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Stroke Research and Treatment
Volume 2017 (2017), Article ID 2507834, 8 pages
https://doi.org/10.1155/2017/2507834
Research Article

Revisiting Hemicraniectomy: Late Decompressive Hemicraniectomy for Malignant Middle Cerebral Artery Stroke and the Role of Infarct Growth Rate

1Neuroscience Institute (Stroke Center of Excellence), Hamad Medical Corporation, Doha, Qatar
2Weill Cornell School of Medicine, Doha, Qatar
3Rashid Hospital, Dubai, UAE
4College of Liberal Arts and Sciences, University of Illinois at Chicago, Chicago, IL, USA
5Shifa International Hospital, Islamabad, Pakistan
6Stroke Program, University of Alberta, Edmonton, AB, Canada

Correspondence should be addressed to Saadat Kamran

Received 26 December 2016; Accepted 22 February 2017; Published 16 March 2017

Academic Editor: David Vaudry

Copyright © 2017 Saadat Kamran et al. This is an open access article distributed under the Creative Commons Attribution License, which permits unrestricted use, distribution, and reproduction in any medium, provided the original work is properly cited.

Abstract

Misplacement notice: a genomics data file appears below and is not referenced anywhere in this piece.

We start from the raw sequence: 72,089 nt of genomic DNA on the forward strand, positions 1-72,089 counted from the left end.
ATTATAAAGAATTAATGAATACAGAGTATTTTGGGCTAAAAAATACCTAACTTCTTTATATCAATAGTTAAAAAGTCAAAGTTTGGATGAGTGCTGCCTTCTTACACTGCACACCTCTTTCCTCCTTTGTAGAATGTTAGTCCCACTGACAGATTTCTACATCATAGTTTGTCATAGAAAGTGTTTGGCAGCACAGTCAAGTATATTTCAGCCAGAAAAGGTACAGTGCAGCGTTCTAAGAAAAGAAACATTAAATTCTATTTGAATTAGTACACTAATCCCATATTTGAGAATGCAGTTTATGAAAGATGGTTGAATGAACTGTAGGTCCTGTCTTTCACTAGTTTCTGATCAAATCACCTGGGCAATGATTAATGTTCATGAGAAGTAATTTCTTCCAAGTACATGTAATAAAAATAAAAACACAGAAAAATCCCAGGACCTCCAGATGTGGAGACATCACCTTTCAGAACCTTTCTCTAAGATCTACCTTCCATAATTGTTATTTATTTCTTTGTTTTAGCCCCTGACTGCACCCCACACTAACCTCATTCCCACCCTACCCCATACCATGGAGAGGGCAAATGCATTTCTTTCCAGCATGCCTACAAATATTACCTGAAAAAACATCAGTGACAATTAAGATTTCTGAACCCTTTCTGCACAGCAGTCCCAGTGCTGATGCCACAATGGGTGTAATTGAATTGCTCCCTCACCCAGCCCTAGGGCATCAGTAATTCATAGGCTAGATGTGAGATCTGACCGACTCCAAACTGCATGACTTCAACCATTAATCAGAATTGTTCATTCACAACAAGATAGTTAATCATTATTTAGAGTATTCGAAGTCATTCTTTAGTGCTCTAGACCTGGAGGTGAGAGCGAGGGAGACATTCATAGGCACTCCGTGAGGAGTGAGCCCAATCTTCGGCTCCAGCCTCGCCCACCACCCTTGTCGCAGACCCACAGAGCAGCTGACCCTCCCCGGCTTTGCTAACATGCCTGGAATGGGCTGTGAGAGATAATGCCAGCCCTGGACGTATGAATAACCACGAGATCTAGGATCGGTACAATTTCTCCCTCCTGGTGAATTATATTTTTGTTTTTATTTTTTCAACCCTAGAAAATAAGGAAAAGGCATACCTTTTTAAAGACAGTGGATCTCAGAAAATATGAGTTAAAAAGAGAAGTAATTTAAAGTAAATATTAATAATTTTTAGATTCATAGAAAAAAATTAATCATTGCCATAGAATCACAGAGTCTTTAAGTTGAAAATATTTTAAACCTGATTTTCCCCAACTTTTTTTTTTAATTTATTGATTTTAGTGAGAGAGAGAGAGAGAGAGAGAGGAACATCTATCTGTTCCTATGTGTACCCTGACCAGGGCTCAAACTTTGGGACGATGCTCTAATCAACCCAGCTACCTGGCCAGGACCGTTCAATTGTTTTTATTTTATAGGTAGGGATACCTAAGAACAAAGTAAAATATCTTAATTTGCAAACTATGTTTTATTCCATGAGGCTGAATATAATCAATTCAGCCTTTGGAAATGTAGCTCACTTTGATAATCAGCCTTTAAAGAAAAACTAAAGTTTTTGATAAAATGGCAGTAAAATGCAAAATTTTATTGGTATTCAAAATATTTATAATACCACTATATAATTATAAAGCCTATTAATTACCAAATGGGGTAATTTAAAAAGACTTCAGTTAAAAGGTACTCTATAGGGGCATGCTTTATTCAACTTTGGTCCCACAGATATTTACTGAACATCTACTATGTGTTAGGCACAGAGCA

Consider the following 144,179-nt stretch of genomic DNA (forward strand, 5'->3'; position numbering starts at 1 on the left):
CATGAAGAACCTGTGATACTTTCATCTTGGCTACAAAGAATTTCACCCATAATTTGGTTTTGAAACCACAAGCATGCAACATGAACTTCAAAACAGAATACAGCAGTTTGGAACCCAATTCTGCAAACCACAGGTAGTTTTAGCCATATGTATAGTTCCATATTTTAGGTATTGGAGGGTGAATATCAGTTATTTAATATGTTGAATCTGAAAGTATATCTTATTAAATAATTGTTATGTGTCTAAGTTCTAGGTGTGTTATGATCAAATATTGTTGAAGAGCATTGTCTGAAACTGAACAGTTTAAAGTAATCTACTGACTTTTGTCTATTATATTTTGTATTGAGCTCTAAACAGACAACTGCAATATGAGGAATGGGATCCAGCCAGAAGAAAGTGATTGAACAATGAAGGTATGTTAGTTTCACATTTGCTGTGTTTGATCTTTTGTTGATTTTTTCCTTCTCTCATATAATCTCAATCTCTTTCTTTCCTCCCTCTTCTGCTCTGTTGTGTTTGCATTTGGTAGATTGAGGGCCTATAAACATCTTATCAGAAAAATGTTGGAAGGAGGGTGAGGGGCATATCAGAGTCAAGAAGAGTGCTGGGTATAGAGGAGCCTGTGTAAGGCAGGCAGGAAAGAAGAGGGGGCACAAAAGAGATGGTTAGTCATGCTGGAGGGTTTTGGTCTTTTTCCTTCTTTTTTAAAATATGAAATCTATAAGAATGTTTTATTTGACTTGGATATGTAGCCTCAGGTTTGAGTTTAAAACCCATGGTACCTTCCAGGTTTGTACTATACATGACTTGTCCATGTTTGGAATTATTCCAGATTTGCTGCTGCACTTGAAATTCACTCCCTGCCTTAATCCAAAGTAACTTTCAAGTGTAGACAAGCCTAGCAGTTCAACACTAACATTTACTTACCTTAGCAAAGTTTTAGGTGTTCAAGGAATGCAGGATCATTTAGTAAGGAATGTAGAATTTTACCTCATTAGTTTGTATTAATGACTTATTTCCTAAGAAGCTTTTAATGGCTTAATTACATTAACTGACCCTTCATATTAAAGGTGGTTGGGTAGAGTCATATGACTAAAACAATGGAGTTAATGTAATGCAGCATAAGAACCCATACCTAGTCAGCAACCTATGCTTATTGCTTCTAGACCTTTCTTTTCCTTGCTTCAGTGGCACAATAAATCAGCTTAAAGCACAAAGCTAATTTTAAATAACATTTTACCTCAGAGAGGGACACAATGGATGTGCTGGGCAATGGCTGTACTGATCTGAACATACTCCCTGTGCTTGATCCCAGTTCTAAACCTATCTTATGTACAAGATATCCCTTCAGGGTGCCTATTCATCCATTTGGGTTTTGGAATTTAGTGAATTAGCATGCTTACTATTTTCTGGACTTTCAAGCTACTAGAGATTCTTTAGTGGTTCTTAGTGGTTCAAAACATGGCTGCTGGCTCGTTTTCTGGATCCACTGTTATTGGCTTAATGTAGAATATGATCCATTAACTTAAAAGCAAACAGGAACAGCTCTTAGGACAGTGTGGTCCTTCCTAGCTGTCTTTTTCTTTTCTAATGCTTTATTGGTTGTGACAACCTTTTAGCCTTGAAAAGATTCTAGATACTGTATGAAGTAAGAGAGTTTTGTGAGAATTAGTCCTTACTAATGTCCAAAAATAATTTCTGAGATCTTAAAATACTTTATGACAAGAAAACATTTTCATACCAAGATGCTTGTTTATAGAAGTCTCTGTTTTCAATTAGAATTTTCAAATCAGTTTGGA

Objective and Methods. The outcome in late decompressive hemicraniectomy in malignant middle cerebral artery stroke and the optimal timings of surgery has not been addressed by the randomized trials and pooled analysis. Retrospective, multicenter, cross-sectional study to measure outcome following DHC under 48 or over 48 hours using the modified Rankin scale [mRS] and dichotomized as favorable ≤4 or unfavorable >4 at three months. Results. In total, 137 patients underwent DHC. Functional outcome analyzed as mRS 0–4 versus mRS 5-6 showed no difference in this split between early and late operated on patients [] and mortality []. Multivariate analysis showed that age ≥ 55 years, MCA with additional infarction, septum pellucidum deviation ≥1 cm, and uncal herniation were independent predictors of poor functional outcome at three months. In the “best” multivariate model, second infarct growth rate [IGR2] >7.5 ml/hr, MCA with additional infarction, and patients with temporal lobe involvement were independently associated with surgery under 48 hours. Both first infarct growth rate [IGR1] and second infarct growth rate [IGR2] were nearly double [] in patients with early surgery [under 48 hours]. Conclusions. The outcome and mortality in malignant middle cerebral artery stroke patients operated on over 48 hours of stroke onset were comparable to those of patients operated on less than 48 hours after stroke onset. Our data identifies IGR, temporal lobe involvement, and middle cerebral artery with additional infarct as independent predictors for early surgery.